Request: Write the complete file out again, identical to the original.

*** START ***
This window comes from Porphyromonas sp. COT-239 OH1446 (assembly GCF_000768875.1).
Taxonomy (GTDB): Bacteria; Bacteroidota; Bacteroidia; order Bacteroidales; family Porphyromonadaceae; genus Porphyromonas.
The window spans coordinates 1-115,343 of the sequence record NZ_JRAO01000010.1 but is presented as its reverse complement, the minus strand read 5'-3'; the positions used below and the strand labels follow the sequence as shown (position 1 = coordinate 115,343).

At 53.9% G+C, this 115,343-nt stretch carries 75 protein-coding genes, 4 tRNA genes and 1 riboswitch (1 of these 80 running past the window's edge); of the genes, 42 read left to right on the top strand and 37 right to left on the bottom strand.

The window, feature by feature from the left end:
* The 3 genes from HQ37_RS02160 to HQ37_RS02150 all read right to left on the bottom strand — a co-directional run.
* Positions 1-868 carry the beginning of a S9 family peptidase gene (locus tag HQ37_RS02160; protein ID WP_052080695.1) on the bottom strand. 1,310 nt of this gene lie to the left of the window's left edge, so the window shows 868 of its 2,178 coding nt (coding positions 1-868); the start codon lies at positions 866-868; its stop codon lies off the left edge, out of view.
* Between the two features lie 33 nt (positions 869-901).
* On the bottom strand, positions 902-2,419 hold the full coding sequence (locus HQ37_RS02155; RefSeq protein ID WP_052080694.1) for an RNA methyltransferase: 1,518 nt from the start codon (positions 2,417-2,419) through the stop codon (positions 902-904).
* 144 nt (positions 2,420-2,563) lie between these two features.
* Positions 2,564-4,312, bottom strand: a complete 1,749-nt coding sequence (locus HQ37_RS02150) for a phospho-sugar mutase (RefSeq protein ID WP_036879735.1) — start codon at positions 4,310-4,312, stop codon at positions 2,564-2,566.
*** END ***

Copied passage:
This window comes from Porphyromonas sp. COT-239 OH1446 (assembly GCF_000768875.1).
Taxonomy (GTDB): Bacteria; Bacteroidota; Bacteroidia; order Bacteroidales; family Porphyromonadaceae; genus Porphyromonas.
The window spans coordinates 1-115,343 of the sequence record NZ_JRAO01000010.1 but is presented as its reverse complement, the minus strand read 5'-3'; the positions used below and the strand labels follow the sequence as shown (position 1 = coordinate 115,343).

At 53.9% G+C, this 115,343-nt stretch carries 75 protein-coding genes, 4 tRNA genes and 1 riboswitch (1 of these 80 running past the window's edge); of the genes, 42 read left to right on the top strand and 37 right to left on the bottom strand.

The window, feature by feature from the left end:
* The 3 genes from HQ37_RS02160 to HQ37_RS02150 all read right to left on the bottom strand — a co-directional run.
* Positions 1-868 carry the beginning of a S9 family peptidase gene (locus tag HQ37_RS02160; protein ID WP_052080695.1) on the bottom strand. 1,310 nt of this gene lie to the left of the window's left edge, so the window shows 868 of its 2,178 coding nt (coding positions 1-868); the start codon lies at positions 866-868; its stop codon lies off the left edge, out of view.
* Between the two features lie 33 nt (positions 869-901).
* On the bottom strand, positions 902-2,419 hold the full coding sequence (locus HQ37_RS02155; RefSeq protein ID WP_052080694.1) for an RNA methyltransferase: 1,518 nt from the start codon (positions 2,417-2,419) through the stop codon (positions 902-904).
* 144 nt (positions 2,420-2,563) lie between these two features.
* Positions 2,564-4,312, bottom strand: a complete 1,749-nt coding sequence (locus HQ37_RS02150) for a phospho-sugar mutase (RefSeq protein ID WP_036879735.1) — start codon at positions 4,310-4,312, stop codon at positions 2,564-2,566.